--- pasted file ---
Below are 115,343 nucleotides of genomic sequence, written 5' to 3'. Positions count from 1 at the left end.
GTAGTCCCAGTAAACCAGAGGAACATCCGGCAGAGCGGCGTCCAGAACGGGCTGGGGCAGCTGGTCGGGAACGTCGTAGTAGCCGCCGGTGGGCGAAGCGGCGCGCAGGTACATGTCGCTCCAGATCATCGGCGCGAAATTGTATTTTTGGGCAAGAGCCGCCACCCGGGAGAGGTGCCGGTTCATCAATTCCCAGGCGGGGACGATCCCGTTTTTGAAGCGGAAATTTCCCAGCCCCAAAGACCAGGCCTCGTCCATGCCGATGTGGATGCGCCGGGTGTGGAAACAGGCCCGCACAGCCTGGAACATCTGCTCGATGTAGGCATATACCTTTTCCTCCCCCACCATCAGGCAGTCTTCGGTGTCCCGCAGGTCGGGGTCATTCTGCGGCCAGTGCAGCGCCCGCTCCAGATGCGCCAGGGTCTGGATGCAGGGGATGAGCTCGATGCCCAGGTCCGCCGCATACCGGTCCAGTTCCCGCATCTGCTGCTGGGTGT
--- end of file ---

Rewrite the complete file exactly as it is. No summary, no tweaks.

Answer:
Below are 115,343 nucleotides of genomic sequence, written 5' to 3'. Positions count from 1 at the left end.
GTAGTCCCAGTAAACCAGAGGAACATCCGGCAGAGCGGCGTCCAGAACGGGCTGGGGCAGCTGGTCGGGAACGTCGTAGTAGCCGCCGGTGGGCGAAGCGGCGCGCAGGTACATGTCGCTCCAGATCATCGGCGCGAAATTGTATTTTTGGGCAAGAGCCGCCACCCGGGAGAGGTGCCGGTTCATCAATTCCCAGGCGGGGACGATCCCGTTTTTGAAGCGGAAATTTCCCAGCCCCAAAGACCAGGCCTCGTCCATGCCGATGTGGATGCGCCGGGTGTGGAAACAGGCCCGCACAGCCTGGAACATCTGCTCGATGTAGGCATATACCTTTTCCTCCCCCACCATCAGGCAGTCTTCGGTGTCCCGCAGGTCGGGGTCATTCTGCGGCCAGTGCAGCGCCCGCTCCAGATGCGCCAGGGTCTGGATGCAGGGGATGAGCTCGATGCCCAGGTCCGCCGCATACCGGTCCAGTTCCCGCATCTGCTGCTGGGTGT